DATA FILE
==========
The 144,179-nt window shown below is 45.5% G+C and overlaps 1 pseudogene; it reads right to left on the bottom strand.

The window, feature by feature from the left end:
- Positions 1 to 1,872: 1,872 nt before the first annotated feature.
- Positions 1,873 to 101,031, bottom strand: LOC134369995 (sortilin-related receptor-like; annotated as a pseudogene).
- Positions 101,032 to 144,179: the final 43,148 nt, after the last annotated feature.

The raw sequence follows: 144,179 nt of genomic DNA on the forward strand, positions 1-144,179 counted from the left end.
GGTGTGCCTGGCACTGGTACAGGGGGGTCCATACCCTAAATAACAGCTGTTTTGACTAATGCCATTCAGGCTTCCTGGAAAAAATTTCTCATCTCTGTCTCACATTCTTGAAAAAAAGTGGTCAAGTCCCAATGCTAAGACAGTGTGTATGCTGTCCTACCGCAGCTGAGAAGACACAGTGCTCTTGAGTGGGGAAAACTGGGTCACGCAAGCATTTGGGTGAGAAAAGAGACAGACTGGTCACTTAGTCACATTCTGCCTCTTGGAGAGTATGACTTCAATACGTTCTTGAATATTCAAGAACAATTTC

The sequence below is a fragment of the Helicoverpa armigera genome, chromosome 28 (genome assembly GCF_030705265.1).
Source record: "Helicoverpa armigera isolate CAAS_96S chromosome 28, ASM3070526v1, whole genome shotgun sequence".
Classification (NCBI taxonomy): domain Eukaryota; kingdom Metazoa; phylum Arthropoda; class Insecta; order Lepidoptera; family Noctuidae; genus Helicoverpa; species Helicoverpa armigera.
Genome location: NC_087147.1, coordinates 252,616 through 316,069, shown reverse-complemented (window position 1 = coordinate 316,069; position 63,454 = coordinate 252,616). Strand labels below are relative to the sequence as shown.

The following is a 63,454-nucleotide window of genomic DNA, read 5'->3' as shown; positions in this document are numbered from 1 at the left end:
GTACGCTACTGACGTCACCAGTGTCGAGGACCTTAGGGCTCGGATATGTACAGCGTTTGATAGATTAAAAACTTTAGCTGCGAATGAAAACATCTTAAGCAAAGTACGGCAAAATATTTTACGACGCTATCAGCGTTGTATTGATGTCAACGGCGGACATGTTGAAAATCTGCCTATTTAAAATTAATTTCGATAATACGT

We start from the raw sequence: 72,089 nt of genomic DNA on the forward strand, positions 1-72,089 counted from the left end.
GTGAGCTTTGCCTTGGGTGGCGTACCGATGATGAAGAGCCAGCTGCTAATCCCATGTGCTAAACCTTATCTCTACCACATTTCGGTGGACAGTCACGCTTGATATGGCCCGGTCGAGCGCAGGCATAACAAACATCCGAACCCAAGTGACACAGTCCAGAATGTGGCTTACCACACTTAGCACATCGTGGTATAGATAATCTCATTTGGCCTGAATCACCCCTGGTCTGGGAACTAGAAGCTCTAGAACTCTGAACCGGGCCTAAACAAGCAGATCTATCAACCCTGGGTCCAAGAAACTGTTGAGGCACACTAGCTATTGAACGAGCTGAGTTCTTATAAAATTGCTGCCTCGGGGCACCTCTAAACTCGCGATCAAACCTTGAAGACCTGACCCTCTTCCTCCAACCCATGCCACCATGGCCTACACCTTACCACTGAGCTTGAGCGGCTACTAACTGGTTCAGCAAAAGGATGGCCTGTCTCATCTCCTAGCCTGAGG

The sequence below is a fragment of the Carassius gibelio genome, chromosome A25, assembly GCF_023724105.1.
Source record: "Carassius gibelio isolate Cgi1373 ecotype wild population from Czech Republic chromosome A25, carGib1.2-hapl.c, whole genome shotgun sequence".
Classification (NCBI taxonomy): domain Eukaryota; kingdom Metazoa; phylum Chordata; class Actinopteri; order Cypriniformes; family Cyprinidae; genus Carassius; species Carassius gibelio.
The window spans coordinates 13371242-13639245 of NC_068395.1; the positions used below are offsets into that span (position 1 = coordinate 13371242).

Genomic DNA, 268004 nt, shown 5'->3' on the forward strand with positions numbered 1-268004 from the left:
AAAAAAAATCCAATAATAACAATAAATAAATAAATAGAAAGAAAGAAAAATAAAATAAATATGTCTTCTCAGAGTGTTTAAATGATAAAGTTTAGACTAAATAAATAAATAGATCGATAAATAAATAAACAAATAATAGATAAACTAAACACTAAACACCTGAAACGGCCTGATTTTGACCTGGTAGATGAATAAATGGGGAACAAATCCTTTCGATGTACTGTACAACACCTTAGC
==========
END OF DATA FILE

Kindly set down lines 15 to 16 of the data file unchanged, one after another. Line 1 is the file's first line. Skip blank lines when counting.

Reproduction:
GTGAGCTTTGCCTTGGGTGGCGTACCGATGATGAAGAGCCAGCTGCTAATCCCATGTGCTAAACCTTATCTCTACCACATTTCGGTGGACAGTCACGCTTGATATGGCCCGGTCGAGCGCAGGCATAACAAACATCCGAACCCAAGTGACACAGTCCAGAATGTGGCTTACCACACTTAGCACATCGTGGTATAGATAATCTCATTTGGCCTGAATCACCCCTGGTCTGGGAACTAGAAGCTCTAGAACTCTGAACCGGGCCTAAACAAGCAGATCTATCAACCCTGGGTCCAAGAAACTGTTGAGGCACACTAGCTATTGAACGAGCTGAGTTCTTATAAAATTGCTGCCTCGGGGCACCTCTAAACTCGCGATCAAACCTTGAAGACCTGACCCTCTTCCTCCAACCCATGCCACCATGGCCTACACCTTACCACTGAGCTTGAGCGGCTACTAACTGGTTCAGCAAAAGGATGGCCTGTCTCATCTCCTAGCCTGAGG

The sequence below is a fragment of the Carassius gibelio genome, chromosome A25, assembly GCF_023724105.1.